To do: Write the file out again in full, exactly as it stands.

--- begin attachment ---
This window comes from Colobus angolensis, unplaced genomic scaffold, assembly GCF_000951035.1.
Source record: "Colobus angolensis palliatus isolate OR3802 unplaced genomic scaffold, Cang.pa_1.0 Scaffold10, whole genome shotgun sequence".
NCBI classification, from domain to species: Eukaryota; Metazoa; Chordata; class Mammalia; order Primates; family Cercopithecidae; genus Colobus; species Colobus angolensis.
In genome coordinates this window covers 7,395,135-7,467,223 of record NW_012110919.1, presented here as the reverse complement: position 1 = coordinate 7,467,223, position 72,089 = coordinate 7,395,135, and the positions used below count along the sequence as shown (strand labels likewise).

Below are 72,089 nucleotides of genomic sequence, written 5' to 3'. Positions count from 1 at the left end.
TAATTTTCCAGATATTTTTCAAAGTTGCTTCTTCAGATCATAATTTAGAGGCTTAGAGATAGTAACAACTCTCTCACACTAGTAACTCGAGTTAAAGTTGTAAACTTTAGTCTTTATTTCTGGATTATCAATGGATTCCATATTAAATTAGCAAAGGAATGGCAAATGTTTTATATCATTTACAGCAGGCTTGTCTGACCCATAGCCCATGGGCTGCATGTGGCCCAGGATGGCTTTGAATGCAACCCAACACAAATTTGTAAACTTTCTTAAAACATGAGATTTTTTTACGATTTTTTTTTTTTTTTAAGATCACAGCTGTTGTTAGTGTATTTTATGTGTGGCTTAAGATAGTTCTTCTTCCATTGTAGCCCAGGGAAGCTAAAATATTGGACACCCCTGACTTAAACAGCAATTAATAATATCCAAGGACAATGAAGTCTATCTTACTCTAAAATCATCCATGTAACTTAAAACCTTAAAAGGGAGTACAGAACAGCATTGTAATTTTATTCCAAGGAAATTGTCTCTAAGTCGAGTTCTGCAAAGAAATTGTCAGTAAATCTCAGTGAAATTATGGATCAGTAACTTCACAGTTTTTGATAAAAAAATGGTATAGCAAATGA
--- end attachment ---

This window comes from Colobus angolensis, unplaced genomic scaffold, assembly GCF_000951035.1.
Source record: "Colobus angolensis palliatus isolate OR3802 unplaced genomic scaffold, Cang.pa_1.0 Scaffold10, whole genome shotgun sequence".
NCBI classification, from domain to species: Eukaryota; Metazoa; Chordata; class Mammalia; order Primates; family Cercopithecidae; genus Colobus; species Colobus angolensis.
In genome coordinates this window covers 7,395,135-7,467,223 of record NW_012110919.1, presented here as the reverse complement: position 1 = coordinate 7,467,223, position 72,089 = coordinate 7,395,135, and the positions used below count along the sequence as shown (strand labels likewise).

Below are 72,089 nucleotides of genomic sequence, written 5' to 3'. Positions count from 1 at the left end.
TAATTTTCCAGATATTTTTCAAAGTTGCTTCTTCAGATCATAATTTAGAGGCTTAGAGATAGTAACAACTCTCTCACACTAGTAACTCGAGTTAAAGTTGTAAACTTTAGTCTTTATTTCTGGATTATCAATGGATTCCATATTAAATTAGCAAAGGAATGGCAAATGTTTTATATCATTTACAGCAGGCTTGTCTGACCCATAGCCCATGGGCTGCATGTGGCCCAGGATGGCTTTGAATGCAACCCAACACAAATTTGTAAACTTTCTTAAAACATGAGATTTTTTTACGATTTTTTTTTTTTTTTAAGATCACAGCTGTTGTTAGTGTATTTTATGTGTGGCTTAAGATAGTTCTTCTTCCATTGTAGCCCAGGGAAGCTAAAATATTGGACACCCCTGACTTAAACAGCAATTAATAATATCCAAGGACAATGAAGTCTATCTTACTCTAAAATCATCCATGTAACTTAAAACCTTAAAAGGGAGTACAGAACAGCATTGTAATTTTATTCCAAGGAAATTGTCTCTAAGTCGAGTTCTGCAAAGAAATTGTCAGTAAATCTCAGTGAAATTATGGATCAGTAACTTCACAGTTTTTGATAAAAAAATGGTATAGCAAATGA